The COVID-19 pandemic is still dramatically impacting our world. The number of new cases in the US is rapidly growing and is showing no signs of slowing down. I’m Charlie Hallene, Summer Intern at Nine Four Ventures and I’m also a rising Junior at the University of Arizona. With the school year just around the corner, one might ask how all this will affect student housing? A large school like mine with students from all over the country (and the world) poses a large risk for a COVID outbreak. Many colleges are scheduled to return as normal, but what does that look like and how will students adapt?

Living on campus typically consists of living in a dorm. Dorms at the University of Arizona typically have units that house 2-4 students and include communal bathrooms where residents share showers, sinks, and toilets. In addition, there are often lounges and game rooms in most of them. Dorm-life is an important aspect of the college experience as, many students meet their best friends in these confines and, as a result, student housing also plays a critical role for universities. On campus housing is typically the largest source of auxiliary revenue for a university and accounts for between 5-15% of most college’s annual operating revenue. At Arizona, the vast majority of freshmen choose to live on campus, but in the midst of the pandemic, this could be changing.

CDC and WHO guidelines suggest maintaining a safe social distance from one another, but this naturally flies in the face of traditional on campus student living. Students still need to touch the same doorknobs and elevator buttons to access entrances and exits to dorms, hallways, and individual suites. To make matters worse, elevators are the primary method to travel to/from different floors and many times are crowded which makes it challenging to stay properly socially distanced. Bathrooms, communal lounges and study areas are other potential breeding grounds for COVID-19 transmission.

To better understand the comfort level of the student body returning to on campus housing this Fall, I surveyed some of my friends and their responses were clear. Everyone is happy to return but there are major concerns about the natural density of on campus housing. As a result, most students are looking for less dense off campus housing arrangements. In response to the pandemic, my guess is that communal group areas will be closed in order to minimize contact. Still though, the risk remains with the shared bathroom space. It is likely that universities will switch to single-occupancy rooms as well.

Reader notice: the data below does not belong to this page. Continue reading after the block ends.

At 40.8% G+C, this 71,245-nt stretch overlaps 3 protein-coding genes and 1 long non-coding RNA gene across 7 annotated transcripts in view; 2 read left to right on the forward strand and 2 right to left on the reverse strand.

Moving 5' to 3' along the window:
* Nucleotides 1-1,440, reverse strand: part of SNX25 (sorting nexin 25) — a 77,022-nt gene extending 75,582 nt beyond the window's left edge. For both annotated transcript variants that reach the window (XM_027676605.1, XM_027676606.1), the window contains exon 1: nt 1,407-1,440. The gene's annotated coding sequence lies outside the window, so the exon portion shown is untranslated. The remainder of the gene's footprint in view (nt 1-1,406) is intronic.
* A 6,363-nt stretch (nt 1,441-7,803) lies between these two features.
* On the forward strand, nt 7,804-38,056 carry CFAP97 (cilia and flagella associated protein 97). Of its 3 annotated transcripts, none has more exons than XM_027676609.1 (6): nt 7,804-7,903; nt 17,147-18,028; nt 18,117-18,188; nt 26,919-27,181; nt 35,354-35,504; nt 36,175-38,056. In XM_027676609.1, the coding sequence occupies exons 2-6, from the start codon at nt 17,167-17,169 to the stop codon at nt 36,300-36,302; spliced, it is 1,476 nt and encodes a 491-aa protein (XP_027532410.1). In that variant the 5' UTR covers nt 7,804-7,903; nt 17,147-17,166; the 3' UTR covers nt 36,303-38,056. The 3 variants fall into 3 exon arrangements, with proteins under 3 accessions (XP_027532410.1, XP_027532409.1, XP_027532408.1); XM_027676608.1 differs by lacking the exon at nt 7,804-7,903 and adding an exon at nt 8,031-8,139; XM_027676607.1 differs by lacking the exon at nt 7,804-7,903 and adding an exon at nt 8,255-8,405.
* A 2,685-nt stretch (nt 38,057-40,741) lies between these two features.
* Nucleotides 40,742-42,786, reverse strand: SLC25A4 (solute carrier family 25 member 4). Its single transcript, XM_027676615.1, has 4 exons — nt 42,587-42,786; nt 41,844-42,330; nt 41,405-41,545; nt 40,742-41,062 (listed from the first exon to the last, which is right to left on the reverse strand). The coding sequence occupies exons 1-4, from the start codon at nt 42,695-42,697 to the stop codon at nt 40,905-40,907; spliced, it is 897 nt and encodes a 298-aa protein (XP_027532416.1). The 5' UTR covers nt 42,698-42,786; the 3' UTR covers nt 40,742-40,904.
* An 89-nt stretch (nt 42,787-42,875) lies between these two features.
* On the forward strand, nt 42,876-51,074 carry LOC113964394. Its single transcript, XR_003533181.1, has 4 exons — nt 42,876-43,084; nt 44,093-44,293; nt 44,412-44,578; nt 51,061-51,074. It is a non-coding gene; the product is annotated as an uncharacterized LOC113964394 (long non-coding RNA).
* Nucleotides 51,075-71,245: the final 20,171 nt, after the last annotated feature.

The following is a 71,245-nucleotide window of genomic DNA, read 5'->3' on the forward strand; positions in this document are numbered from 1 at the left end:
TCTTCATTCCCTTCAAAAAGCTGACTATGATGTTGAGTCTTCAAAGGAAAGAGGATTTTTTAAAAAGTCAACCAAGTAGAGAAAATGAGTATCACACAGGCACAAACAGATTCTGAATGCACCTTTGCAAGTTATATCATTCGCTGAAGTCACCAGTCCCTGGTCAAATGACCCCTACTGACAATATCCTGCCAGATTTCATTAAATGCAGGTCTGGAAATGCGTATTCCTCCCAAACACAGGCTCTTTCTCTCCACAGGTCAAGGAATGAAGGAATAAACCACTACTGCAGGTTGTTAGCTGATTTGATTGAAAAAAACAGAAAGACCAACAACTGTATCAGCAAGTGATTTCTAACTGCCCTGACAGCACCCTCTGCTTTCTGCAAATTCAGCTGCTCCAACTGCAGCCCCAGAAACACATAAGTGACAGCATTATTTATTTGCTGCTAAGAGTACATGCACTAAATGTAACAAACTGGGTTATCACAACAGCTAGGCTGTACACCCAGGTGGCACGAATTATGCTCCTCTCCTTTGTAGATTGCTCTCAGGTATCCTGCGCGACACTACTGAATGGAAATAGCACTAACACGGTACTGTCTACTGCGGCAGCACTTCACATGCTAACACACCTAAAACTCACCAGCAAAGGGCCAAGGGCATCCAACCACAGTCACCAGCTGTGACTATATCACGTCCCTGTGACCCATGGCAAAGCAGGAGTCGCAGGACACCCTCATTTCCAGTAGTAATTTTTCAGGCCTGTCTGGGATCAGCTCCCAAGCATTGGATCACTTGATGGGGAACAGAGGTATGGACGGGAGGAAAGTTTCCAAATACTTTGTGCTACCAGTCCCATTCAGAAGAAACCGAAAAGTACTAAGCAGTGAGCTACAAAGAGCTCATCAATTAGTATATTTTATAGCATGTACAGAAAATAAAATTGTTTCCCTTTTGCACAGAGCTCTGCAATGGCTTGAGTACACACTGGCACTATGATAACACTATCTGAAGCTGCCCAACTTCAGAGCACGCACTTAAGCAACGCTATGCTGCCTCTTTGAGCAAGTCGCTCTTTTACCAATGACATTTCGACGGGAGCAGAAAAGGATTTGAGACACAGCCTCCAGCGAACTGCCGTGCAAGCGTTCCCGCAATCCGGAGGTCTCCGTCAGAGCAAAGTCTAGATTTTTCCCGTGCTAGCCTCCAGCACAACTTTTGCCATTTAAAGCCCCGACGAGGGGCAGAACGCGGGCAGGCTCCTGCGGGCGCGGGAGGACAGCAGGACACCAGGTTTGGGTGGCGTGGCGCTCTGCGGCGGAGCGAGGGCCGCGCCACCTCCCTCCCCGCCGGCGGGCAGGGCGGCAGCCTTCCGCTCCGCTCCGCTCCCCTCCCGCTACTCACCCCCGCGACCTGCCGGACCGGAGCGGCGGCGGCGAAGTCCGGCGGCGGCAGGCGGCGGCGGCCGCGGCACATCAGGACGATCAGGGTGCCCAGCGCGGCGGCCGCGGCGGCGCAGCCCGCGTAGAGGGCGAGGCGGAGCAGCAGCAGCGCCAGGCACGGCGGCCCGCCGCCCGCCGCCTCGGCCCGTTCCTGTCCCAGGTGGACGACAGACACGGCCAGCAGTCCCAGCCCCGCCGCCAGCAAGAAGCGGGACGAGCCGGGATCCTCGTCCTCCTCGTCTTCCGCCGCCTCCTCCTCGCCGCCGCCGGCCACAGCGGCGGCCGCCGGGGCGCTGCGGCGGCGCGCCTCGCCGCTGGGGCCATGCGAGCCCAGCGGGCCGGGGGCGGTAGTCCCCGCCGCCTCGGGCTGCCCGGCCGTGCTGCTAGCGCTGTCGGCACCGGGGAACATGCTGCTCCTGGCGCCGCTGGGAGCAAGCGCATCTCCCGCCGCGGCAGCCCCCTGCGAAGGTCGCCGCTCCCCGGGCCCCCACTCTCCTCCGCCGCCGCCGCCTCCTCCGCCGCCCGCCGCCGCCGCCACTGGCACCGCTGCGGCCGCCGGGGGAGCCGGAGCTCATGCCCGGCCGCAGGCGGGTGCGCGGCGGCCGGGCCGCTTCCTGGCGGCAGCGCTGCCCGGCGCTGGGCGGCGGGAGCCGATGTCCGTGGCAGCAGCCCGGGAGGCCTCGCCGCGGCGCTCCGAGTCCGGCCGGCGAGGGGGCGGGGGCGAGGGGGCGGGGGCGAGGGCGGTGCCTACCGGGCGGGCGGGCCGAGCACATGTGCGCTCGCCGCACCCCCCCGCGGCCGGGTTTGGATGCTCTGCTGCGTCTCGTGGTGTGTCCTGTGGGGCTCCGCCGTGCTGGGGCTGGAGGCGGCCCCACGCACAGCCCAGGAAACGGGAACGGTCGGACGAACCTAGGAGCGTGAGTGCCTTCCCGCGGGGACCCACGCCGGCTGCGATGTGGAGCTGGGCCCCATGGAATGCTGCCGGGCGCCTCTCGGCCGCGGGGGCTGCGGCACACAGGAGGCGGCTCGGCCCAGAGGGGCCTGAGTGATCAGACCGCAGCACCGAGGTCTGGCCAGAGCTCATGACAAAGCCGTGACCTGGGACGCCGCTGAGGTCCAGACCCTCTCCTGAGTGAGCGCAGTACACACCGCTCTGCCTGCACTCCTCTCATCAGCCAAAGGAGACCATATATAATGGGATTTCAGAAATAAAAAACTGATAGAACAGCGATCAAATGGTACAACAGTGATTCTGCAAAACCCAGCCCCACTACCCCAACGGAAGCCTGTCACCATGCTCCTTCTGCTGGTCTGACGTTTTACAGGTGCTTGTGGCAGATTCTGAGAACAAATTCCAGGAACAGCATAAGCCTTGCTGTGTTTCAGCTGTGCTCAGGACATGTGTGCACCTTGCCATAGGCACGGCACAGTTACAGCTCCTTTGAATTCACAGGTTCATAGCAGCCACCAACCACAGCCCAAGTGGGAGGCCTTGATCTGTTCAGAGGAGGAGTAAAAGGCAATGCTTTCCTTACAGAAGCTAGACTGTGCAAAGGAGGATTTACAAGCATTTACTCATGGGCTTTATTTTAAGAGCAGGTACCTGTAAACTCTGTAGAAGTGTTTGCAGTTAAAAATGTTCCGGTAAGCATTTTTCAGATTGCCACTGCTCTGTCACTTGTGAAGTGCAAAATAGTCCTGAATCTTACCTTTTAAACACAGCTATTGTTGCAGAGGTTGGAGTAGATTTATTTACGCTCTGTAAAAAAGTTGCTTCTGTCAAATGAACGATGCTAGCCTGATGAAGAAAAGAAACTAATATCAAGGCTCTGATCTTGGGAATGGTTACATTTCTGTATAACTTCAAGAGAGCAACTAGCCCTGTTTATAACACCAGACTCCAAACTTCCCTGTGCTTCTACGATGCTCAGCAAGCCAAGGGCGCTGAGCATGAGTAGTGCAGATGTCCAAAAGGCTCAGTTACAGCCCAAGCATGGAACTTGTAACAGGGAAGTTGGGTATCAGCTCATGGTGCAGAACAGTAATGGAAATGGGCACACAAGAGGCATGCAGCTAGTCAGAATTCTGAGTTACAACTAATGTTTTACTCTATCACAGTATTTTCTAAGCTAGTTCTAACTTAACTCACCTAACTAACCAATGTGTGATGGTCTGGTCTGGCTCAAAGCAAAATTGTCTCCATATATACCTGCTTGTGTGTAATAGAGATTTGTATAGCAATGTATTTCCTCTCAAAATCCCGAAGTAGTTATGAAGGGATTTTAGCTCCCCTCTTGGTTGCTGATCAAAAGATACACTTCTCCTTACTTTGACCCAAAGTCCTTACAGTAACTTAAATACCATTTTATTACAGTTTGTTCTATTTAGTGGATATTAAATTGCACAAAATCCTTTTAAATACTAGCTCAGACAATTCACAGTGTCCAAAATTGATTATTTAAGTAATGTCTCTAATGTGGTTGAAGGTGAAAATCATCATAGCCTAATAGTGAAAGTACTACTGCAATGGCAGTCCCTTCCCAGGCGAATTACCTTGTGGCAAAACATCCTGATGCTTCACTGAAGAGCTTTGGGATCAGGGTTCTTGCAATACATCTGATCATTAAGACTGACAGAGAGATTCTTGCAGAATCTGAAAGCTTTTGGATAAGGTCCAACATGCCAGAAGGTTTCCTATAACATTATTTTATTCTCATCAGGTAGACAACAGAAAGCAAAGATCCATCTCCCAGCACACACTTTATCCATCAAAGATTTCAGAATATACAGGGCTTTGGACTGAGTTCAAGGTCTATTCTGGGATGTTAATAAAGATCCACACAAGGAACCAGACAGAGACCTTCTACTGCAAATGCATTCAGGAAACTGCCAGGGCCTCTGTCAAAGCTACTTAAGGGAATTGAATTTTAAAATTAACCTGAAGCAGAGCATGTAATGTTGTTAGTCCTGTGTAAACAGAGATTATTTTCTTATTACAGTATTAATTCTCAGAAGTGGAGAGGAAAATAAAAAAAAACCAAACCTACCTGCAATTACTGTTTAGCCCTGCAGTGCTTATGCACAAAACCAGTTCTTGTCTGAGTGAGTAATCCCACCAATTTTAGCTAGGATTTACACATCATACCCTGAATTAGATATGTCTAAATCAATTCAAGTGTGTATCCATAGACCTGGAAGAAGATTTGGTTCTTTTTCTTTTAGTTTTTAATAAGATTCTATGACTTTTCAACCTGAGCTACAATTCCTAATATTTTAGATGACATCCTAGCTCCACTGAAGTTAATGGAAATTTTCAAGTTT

COVID also creates an opportunity for technology to be integrated into student housing. If students need to live in close proximity this creates an issue on the surfaces that they need to touch while accessing their rooms (doors, locks, etc.). It is likely that we’ll see touchless entry systems integrated on campus. Companies like SmartRent, with their cloud-based access systems, could possibly be integrated for dorm use. Automatic doors and automatic light switches could help prevent germs from spreading on key touch areas. Most colleges are calling for extreme cleaning procedures and limited density in dorms. With limited capacity in dorms, colleges might also need to invest in more housing or maybe renovate other buildings to fill the need. The largest dorm at University of Arizona has roughly 360 units. If the cost of a touchless-entry system is $200, that is about a $72,000 investment for Arizona to retrofit this dorm. That number is excluding installation costs as well. Combine that with the 25 other dorms at Arizona, and the cost of making a campus touchless is quite high. All of this combined with lower enrollment and less people living on campus is more than just a hunk of change out of their budget.

Only time will tell how campuses react. Students will definitely want some sort of system in place in order to feel safer living together. Implementing new technologies will likely be quite costly for universities but tech is no longer an option, it’s a requirement. It may be just as high as it was before, but CRE landlords are finally realizing the relative impact outweighs initial investment in time and cost.


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